by Mitch Kokai
Senior Political Analyst, John Locke Foundation
If the most informative response to the Hamas atrocities was Victor Davis Hanson’s Twitter post on Israel’s “50th anniversary war,” then the most interesting was written in The Spectator by Brendan O’Neill, who asked “why isn’t Antifa condemning the tide of anti-Semitism?”
“Where is Antifa?” he wondered. “Where are those self-styled anti-fascists who love to rage against anything that is even vaguely reminiscent of the 1930s?”
He knows what the rest of us do: That there’s nothing anti-fascist about Antifa.
“To the modern left, everything is fascism except actual fascism,” says O’Neill.
“They’ve been fighting fantasy fascism for years, yet when real fascism came, they hid, they looked the other way, they made excuses.”
While Antifa conspicuously stays out of sight, Black Lives Matter, the darling of the Democrats, shows up in party hats and whistles, with “chapters across the country,” Mediaite reports, “celebrating the terrorist attacks that have claimed hundreds of innocent lives in Israel.”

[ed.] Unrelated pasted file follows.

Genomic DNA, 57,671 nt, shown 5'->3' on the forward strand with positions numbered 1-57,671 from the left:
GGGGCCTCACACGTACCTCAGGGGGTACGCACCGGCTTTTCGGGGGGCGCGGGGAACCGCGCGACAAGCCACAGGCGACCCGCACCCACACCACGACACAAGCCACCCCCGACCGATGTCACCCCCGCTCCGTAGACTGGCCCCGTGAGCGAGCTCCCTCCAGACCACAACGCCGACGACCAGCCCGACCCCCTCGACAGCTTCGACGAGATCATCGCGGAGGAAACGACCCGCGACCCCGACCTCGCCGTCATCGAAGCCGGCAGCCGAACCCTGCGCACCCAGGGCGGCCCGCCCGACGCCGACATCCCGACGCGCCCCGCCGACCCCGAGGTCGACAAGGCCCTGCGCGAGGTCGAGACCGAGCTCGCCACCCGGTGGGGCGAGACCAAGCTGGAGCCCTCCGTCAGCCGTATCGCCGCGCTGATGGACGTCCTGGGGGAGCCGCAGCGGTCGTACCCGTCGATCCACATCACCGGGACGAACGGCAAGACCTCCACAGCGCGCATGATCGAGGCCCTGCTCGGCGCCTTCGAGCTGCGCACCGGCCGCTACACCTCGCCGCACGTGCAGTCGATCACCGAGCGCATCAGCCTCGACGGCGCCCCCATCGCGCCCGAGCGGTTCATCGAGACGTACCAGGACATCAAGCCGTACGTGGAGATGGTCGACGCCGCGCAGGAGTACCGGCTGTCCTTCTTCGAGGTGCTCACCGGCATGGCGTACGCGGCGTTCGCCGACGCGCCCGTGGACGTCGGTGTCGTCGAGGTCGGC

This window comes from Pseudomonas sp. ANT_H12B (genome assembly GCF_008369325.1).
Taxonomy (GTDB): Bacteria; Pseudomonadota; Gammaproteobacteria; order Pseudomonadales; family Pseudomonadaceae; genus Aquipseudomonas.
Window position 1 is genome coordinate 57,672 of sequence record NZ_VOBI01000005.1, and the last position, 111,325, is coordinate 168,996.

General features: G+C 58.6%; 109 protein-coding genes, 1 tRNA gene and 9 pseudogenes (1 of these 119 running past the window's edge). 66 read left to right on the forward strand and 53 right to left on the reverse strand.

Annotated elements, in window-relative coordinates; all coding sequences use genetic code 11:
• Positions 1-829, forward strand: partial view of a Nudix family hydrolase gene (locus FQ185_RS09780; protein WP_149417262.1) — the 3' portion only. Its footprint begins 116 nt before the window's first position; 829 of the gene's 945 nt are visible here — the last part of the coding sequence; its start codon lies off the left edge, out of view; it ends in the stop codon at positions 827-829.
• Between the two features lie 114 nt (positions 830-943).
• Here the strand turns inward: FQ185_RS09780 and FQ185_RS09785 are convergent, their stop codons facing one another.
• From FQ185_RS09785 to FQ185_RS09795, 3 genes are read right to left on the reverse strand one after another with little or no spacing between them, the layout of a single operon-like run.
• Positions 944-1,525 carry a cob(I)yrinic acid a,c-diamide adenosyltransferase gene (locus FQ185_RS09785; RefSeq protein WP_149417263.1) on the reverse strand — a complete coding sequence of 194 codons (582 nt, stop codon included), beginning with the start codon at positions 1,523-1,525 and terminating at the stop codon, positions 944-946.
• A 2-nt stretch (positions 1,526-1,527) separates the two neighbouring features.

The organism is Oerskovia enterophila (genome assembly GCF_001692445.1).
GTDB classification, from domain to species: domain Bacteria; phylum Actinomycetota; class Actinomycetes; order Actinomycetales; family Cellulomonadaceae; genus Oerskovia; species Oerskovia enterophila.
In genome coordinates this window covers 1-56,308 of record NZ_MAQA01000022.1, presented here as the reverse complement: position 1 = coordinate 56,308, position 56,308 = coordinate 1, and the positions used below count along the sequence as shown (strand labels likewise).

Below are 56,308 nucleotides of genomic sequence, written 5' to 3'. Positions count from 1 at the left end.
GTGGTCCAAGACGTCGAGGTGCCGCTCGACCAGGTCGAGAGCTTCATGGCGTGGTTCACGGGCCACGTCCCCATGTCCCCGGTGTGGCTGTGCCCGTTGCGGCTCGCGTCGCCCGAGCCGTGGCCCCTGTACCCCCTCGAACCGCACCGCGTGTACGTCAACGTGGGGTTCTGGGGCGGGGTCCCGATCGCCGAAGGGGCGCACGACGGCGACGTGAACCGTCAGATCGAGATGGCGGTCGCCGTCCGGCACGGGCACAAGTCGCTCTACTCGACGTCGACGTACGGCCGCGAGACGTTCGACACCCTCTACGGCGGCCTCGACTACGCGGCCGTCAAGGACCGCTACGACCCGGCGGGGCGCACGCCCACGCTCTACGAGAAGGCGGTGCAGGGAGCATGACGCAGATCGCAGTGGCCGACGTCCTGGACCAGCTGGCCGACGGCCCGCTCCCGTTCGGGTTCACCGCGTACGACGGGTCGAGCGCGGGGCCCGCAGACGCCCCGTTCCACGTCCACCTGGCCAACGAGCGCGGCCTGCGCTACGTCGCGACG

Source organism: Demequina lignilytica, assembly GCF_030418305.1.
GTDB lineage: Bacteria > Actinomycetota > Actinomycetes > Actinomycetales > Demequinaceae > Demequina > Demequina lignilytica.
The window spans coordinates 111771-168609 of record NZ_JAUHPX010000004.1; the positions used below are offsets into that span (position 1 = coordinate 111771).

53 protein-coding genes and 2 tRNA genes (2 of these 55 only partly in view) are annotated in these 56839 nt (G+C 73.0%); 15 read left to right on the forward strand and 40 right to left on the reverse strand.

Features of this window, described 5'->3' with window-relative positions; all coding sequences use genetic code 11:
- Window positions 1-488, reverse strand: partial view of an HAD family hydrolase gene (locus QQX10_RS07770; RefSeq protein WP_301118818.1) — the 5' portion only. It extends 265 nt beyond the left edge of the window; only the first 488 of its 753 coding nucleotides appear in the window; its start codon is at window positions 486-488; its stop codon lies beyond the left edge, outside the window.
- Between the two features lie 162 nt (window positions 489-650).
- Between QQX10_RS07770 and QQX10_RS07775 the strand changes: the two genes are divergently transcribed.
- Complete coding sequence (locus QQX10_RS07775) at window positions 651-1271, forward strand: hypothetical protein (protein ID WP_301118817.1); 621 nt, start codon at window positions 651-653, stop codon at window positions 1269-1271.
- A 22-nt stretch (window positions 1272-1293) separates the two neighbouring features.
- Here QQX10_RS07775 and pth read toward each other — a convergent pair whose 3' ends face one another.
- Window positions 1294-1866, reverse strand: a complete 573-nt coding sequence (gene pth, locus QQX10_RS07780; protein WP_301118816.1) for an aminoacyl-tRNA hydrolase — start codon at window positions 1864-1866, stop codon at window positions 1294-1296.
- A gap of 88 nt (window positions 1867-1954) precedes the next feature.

Harvard students made a splashy appearance, as well – nearly three dozen campus groups have sided with the barbarians. According to the media, a coalition of 34 Harvard student organizations issued a joint statement in which they said they “hold the Israeli regime entirely responsible for all unfolding violence,” as “millions of Palestinians in Gaza have been forced to live in an open-air prison,” and “the apartheid regime is the only one to blame.”
Harvard President Claudine Gay says that the groups don’t speak “for Harvard University or its leadership.” But don’t they? Aren’t they saying out loud what most administrators and professors – not just at Harvard but at universities and colleges across the West – want to say, but don’t yet feel free to publicly voice? Isn’t contempt for Israeli Jews exactly what the students have been taught?
Elements in both groups have since tried to retreat from their hateful actions and comments, but it’s too late.